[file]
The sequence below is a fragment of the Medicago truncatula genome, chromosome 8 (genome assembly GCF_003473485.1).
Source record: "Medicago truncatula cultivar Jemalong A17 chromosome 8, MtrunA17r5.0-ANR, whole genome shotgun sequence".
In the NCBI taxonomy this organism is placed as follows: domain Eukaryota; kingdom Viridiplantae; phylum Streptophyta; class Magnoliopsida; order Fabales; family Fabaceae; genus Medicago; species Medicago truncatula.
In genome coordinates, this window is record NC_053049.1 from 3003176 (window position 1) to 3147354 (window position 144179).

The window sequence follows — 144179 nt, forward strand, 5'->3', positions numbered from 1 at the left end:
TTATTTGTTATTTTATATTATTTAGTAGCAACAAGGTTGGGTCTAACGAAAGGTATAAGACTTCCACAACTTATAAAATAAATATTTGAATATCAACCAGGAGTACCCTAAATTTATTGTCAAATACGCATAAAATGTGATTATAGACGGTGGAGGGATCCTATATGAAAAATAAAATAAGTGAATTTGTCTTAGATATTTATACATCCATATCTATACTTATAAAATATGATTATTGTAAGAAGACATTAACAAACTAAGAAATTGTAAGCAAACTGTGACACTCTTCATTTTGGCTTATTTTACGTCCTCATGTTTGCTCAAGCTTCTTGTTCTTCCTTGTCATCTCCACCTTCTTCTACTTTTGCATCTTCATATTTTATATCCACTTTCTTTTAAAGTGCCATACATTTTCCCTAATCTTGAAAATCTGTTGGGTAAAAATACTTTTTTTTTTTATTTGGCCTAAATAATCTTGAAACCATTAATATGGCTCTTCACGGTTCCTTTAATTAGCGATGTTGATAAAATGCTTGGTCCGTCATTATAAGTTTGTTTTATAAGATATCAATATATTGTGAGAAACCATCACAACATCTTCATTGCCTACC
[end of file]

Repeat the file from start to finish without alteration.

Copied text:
The sequence below is a fragment of the Medicago truncatula genome, chromosome 8 (genome assembly GCF_003473485.1).
Source record: "Medicago truncatula cultivar Jemalong A17 chromosome 8, MtrunA17r5.0-ANR, whole genome shotgun sequence".
In the NCBI taxonomy this organism is placed as follows: domain Eukaryota; kingdom Viridiplantae; phylum Streptophyta; class Magnoliopsida; order Fabales; family Fabaceae; genus Medicago; species Medicago truncatula.
In genome coordinates, this window is record NC_053049.1 from 3003176 (window position 1) to 3147354 (window position 144179).

The window sequence follows — 144179 nt, forward strand, 5'->3', positions numbered from 1 at the left end:
TTATTTGTTATTTTATATTATTTAGTAGCAACAAGGTTGGGTCTAACGAAAGGTATAAGACTTCCACAACTTATAAAATAAATATTTGAATATCAACCAGGAGTACCCTAAATTTATTGTCAAATACGCATAAAATGTGATTATAGACGGTGGAGGGATCCTATATGAAAAATAAAATAAGTGAATTTGTCTTAGATATTTATACATCCATATCTATACTTATAAAATATGATTATTGTAAGAAGACATTAACAAACTAAGAAATTGTAAGCAAACTGTGACACTCTTCATTTTGGCTTATTTTACGTCCTCATGTTTGCTCAAGCTTCTTGTTCTTCCTTGTCATCTCCACCTTCTTCTACTTTTGCATCTTCATATTTTATATCCACTTTCTTTTAAAGTGCCATACATTTTCCCTAATCTTGAAAATCTGTTGGGTAAAAATACTTTTTTTTTTTATTTGGCCTAAATAATCTTGAAACCATTAATATGGCTCTTCACGGTTCCTTTAATTAGCGATGTTGATAAAATGCTTGGTCCGTCATTATAAGTTTGTTTTATAAGATATCAATATATTGTGAGAAACCATCACAACATCTTCATTGCCTACC